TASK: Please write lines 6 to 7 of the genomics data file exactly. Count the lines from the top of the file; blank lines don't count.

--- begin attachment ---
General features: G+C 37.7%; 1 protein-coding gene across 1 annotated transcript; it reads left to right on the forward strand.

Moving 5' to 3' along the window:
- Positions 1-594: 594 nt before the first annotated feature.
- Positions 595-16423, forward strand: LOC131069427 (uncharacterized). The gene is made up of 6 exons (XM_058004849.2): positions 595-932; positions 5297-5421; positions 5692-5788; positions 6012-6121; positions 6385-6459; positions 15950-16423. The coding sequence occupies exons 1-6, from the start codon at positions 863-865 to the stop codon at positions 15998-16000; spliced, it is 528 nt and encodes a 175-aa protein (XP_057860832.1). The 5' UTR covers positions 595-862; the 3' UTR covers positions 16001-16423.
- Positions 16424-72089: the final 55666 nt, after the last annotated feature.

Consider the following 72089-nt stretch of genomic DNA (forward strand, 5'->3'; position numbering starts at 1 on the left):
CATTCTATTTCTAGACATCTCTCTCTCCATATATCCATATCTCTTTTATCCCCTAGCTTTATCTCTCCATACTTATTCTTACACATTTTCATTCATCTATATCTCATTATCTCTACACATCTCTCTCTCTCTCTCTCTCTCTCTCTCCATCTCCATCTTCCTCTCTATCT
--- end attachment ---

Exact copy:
Consider the following 72089-nt stretch of genomic DNA (forward strand, 5'->3'; position numbering starts at 1 on the left):
CATTCTATTTCTAGACATCTCTCTCTCCATATATCCATATCTCTTTTATCCCCTAGCTTTATCTCTCCATACTTATTCTTACACATTTTCATTCATCTATATCTCATTATCTCTACACATCTCTCTCTCTCTCTCTCTCTCTCTCTCCATCTCCATCTTCCTCTCTATCT